1864: Alexander Hogan to Friend Sarah

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An image of Lt. David L. Phillips of Co. K, 7th Tennessee Infantry. He was taken prisoner during Picket’s Charge at Gettysburg

This letter was written by Alexander Hogan, Jr. (1836-1892), the son of Alexander Hogan, Sr. (1802-1893) and Rebecca Weakley (1806-1847) of Hendersonville, Sumner county, Tennessee.

Before the war, “Alex” worked as a salesman for the dry goods merchant Newton J. Dodson. He entered the service in May 1861 as a Private in Co. E, 7th Tennessee Infantry. He was promoted to sergeant in late 1861, to 2d Lieutenant in 26 April 1862, and then taken prisoner at Falling Waters, Maryland, on 14 July 1863 during the Gettysburg Campaign. The regimental records indicate he remained a prisoner for the balance of the war. He took the Oath of Amnesty at Johnson’s Island and was released on 18 May 1865. Military records indicate he stood 6 foot 1 inches tall, had grey eyes, dark hair.

The 7th Tennessee was part of the famed “Archer’s Brigade” (Heth’s Division) that participated in Picket’s Charge on 3 July 1863 at Gettysburg. When 2d Lt. Hogan stepped forward to cross the fields in front of Cemetery Ridge on that fateful day, he was second in charge of his company of 26 men. After 1st Lt. Robert Miller was struck down by artillery fire, Lt. Hogan assumed command of those that were left and led them forward to the rail fences that lined the Emmitsburg Road. Here most of the men—including Lt. Hogan—hunkered down under severe artillery and musketry fire. Only seven men in the company ventured beyond the Emmitsburg Road and all of them were either killed or taken prisoner. Only eight men Company E survived the “charge” and made their way back to Seminary Ridge. [See Writing Process—Tennessee Valor]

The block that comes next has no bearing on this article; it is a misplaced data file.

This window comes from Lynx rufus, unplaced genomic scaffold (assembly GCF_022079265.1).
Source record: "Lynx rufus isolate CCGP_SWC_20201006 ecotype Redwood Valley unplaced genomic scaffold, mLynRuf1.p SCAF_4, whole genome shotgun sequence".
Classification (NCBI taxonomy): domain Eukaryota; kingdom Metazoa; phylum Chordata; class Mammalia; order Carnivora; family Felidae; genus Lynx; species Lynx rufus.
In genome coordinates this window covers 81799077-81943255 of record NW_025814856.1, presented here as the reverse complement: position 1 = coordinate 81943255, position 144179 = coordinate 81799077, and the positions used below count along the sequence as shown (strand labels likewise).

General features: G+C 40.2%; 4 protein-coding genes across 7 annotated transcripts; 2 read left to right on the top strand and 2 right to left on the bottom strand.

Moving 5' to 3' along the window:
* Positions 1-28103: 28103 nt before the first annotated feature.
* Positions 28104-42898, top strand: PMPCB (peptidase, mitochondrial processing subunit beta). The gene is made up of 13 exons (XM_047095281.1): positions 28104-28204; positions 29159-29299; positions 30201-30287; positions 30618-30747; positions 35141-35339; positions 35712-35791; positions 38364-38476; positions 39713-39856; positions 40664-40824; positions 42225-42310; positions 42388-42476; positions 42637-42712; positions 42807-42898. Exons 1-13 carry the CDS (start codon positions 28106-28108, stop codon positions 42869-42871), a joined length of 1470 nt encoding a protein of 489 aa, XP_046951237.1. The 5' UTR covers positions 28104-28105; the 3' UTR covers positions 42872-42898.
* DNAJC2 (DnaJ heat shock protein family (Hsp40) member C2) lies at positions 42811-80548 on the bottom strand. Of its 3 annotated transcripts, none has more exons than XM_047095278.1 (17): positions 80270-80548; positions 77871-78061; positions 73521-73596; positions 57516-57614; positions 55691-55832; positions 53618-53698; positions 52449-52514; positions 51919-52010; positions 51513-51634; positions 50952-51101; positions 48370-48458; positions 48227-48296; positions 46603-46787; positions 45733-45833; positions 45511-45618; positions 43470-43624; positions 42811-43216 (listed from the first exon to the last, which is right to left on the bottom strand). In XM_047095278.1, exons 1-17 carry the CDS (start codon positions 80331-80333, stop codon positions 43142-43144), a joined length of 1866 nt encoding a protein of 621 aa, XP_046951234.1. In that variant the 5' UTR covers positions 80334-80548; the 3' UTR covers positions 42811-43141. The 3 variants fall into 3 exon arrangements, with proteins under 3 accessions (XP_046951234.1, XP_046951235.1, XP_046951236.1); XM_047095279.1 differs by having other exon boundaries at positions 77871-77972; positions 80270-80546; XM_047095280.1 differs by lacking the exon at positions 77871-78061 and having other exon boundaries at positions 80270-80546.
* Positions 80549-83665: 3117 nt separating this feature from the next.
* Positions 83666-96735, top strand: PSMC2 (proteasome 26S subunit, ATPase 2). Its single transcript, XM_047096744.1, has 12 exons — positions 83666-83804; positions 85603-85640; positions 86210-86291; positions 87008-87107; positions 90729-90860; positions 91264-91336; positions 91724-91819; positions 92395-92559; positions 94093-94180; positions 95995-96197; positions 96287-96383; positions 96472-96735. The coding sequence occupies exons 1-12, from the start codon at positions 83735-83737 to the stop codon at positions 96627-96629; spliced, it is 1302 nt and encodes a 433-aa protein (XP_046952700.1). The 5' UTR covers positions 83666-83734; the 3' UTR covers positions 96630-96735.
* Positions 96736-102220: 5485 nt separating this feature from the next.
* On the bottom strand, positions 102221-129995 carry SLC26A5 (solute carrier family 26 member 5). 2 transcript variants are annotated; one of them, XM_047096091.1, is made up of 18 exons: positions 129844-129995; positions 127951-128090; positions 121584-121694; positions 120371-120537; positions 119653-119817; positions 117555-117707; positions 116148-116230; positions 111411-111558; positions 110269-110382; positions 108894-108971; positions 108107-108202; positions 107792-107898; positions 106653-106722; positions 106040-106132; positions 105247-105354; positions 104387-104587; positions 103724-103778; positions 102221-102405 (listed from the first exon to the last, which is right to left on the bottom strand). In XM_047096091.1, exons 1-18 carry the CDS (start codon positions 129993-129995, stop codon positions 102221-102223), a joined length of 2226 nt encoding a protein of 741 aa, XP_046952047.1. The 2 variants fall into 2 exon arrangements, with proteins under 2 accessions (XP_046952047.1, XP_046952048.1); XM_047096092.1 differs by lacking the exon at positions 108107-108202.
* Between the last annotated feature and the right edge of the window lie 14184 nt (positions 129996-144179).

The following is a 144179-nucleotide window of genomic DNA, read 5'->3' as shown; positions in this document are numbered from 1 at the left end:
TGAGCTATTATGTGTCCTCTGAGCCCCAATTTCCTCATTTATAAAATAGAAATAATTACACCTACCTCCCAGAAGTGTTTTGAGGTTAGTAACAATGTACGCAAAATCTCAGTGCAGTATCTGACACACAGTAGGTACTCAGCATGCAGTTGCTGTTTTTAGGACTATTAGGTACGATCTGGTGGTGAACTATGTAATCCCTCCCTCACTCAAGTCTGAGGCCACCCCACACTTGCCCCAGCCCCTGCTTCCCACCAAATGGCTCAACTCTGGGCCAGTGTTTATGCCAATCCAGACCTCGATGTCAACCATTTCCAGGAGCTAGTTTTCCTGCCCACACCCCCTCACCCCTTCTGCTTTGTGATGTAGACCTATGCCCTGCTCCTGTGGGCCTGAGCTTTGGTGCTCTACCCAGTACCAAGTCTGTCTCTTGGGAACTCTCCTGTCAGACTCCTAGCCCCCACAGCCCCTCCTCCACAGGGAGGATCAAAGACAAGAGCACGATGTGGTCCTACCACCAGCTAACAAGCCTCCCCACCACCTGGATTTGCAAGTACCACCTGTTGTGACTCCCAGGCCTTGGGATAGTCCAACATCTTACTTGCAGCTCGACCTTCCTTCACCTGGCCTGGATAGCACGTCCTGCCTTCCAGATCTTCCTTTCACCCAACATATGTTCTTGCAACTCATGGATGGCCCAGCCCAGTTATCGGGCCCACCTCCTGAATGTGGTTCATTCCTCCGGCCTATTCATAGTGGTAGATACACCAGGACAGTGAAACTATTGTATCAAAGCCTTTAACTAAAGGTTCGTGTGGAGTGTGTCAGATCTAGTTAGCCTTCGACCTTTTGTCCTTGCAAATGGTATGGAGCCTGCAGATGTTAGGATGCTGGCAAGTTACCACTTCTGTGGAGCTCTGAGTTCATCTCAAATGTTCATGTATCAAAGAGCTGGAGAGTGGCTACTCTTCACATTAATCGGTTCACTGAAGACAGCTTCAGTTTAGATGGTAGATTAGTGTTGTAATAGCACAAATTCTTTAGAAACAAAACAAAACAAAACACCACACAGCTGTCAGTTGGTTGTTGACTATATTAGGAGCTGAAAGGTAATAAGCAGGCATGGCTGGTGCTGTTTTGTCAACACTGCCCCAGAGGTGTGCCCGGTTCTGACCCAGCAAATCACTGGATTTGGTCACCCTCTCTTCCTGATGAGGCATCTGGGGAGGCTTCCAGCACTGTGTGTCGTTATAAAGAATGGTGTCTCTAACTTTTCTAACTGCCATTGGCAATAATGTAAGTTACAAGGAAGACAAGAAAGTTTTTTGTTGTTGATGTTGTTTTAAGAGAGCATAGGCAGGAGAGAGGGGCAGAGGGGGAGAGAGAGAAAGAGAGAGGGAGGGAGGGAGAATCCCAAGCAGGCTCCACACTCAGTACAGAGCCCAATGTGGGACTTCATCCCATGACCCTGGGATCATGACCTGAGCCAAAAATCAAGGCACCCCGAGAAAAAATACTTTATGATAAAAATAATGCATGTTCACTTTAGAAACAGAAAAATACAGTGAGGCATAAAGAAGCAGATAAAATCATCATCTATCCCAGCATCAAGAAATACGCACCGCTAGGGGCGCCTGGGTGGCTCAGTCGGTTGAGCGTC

After the war, Alex became a dry good merchant in Nashville. It does not appear that he married until 1890 when he was 54 years old. His wife, Alexina Tucker (1864-1945) wasn’t even born yet when Alex wrote this letter in February 1864. She bore him three children before he died but they all died as infants.

[Note: Prisoners’ letters were limited to one page in length.]


Prison, Johnson’s Island
Near Sandusky, Ohio
February 10, 1864

Miss Sarah, dear friend,

Yours of the 8th ult. came to hand 17th ult.—also one newspaper—and I answered immediately. Since I wrote you, about 300 prisoners have been sent away, I suppose to another prison, and it is rumored that more will be sent very soon. But we have so many rumors that we never know when to credit them. They are being sent away alphabetically so it is provable that I will go with the next company. Some think that this move is an indication of an early exchange but somehow I cannot see it in that light myself, I think the reason why some are being sent away is that we are too much crowded here.

The weather has been very cold for several days, The ice in the bay was broken up a few days ago but it is frozen over again this morning. I thought I had seen cold weather in the mountains of Virginia but it was nothing to compare with the cold here. I wish I had something interesting to write you but every day is about the same here—all dull and monotonous except occasionally we stir up a little fun by joking with each other. There is not so much wickedness here as might be supposed being shut off from the world. I know of 5 or 6 persons that were great swearers when they came here than have entirely reformed. Some have joined the church. That perhaps will seem strange to you but we have officers who are ministers from almost every denomination.

How is Mr. Everett’s family getting along? Mrs. Murry and Mr. H. R. Buchanan? Not space to write more. I am well.

— Alex Hogan


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